Plans to build retirement home complex in Brighton rejected by government inspector

Posted On 14 Aug 2017 at 8:36 pm

A scheme to build 44 retirement flats in Patcham has been rejected by a government planning inspector to the delight of neighbours.

McCarthy and Stone and its subsidiary business YourLife Management Services want to demolish five two-storey houses and build a three-storey complex in Old London Road.

Some of the people in Patcham who oppose plans by McCarthy and Stone to demolish five homes and build a retirement complex

The company submitted a planning application to Brighton and Hove City Council and then appealed, saying that the council had not decided the application within the statutory time limit.

Planning inspector Katie Child said that there were two key issues to be decided from the planning appeal held at Brighton Town Hall in June when dozens of residents turned out and several gave evidence.

She said that the key issues were the effect of the proposal on the character and appearance of the area and whether it would be acceptable in terms of flood risk and drainage.

She said: “The proposed building would, by virtue of a combination of its scale, density, massing and width, be a dominant and overbearing feature that would detract from the attractive suburban character of this part of Old London Road.

“The proposed frontage roof profile would be incongruous in appearance and fail to respect local character and, notwithstanding its varied profile, overall would contribute to the prominence of the building.

“I consider that the proposed development would cause significant harm to the character and appearance of the area.

“The scheme would have a negligible effect on overall groundwater levels and the effects on groundwater flows are unlikely to be significant.

“The scheme proposes a suitable surface water drainage scheme and a range of design and operational mitigation measures that seek to deal with residual risks.

“Furthermore, although I note the age and potential vulnerability of the proposed occupiers, there is no substantive evidence that the site is inherently unsuitable for the profile and number of proposed occupants.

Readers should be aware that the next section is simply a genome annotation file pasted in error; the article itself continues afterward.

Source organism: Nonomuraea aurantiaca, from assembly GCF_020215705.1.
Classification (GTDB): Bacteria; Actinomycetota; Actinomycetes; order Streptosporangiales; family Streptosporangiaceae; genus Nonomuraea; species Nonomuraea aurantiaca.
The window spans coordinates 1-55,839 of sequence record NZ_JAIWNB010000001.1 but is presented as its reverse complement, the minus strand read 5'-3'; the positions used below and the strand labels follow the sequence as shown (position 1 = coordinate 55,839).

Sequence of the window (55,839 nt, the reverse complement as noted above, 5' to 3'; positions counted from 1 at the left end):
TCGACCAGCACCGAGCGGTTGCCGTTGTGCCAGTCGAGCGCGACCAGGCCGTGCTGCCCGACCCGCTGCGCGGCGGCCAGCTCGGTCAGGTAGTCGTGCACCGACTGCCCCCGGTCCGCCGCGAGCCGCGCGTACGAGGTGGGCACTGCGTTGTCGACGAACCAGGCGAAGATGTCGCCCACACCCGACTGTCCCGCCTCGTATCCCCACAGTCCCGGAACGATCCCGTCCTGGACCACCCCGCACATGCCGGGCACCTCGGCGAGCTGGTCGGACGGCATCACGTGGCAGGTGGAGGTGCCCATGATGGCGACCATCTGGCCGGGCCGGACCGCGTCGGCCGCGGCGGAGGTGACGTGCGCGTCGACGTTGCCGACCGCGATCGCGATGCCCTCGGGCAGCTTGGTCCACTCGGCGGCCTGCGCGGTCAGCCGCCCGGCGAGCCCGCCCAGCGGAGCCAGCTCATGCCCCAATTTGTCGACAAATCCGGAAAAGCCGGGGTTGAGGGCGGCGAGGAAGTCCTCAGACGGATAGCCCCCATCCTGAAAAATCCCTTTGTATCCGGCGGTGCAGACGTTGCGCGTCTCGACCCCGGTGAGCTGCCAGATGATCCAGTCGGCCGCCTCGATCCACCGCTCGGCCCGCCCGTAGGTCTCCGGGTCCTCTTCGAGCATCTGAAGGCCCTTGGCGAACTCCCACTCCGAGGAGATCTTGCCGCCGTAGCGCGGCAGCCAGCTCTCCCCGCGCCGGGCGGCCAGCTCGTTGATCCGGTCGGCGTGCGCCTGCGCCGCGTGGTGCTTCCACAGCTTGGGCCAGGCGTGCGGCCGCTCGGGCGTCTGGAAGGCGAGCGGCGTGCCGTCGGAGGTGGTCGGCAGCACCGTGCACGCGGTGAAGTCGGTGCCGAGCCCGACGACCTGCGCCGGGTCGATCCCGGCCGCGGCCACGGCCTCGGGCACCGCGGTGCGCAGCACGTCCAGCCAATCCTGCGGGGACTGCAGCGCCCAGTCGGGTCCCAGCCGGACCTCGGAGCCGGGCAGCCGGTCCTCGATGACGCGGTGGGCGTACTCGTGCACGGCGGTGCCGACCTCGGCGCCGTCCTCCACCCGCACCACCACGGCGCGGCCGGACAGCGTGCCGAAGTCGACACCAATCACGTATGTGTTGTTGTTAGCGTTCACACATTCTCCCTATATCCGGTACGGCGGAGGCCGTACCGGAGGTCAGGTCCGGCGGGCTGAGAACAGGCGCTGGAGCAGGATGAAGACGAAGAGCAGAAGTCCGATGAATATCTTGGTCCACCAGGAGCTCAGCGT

Councillor Geoffrey Theobald at the opening of McCarthy and Stone’s planning appeal

“In summary, I recognise that there are number of benefits arising from the proposed scheme and that these need to be weighed against any harm arising.

“Although I am satisfied that the scheme would be acceptable in terms of flood risk and drainage, it would cause significant harm by virtue of its impact on the character and appearance of the area.

“Overall, having carefully considered all of the evidence before me, I consider that the aforementioned benefits of the scheme, taken as a whole, do not outweigh the significant harm that I have identified in this case.”

One neighbour and campaigner against the scheme Alistair Elliott said: “This is great news for the 350 people who sent in letters of objection and the many local people who attended the public inquiry. Thank you to everyone who made a representation.

“Today’s decision brings to an end nearly 18 months of uncertainty for local residents.

“It is fantastic that the Patcham we know and love has been saved by this decision. We all moved to Patcham attracted by its special character and community atmosphere.

“I have learnt first hand over the past 18 months how strong that community spirit is and how deeply people love and care about Patcham, sometimes to the point of tears.

“It has been very humbling for those of us living next door to the development that people living further afield in Patcham and beyond cared enough to write and object and to come to the public inquiry.

“I did not have to persuade anyone to object to the plans – people were angry enough to object off their own bats. All I did was remind people of the address and the deadlines.”

  1. saveHOVE Reply

    Residents should not celebrate just yet. The grounds for refusal can be overcome with a change of scale and design. The big issue, increase to existing flood risk has been LOST. That is something I would worry about if I lived in that vulnerable bit of Brighton. I suspect the applicants will be back.

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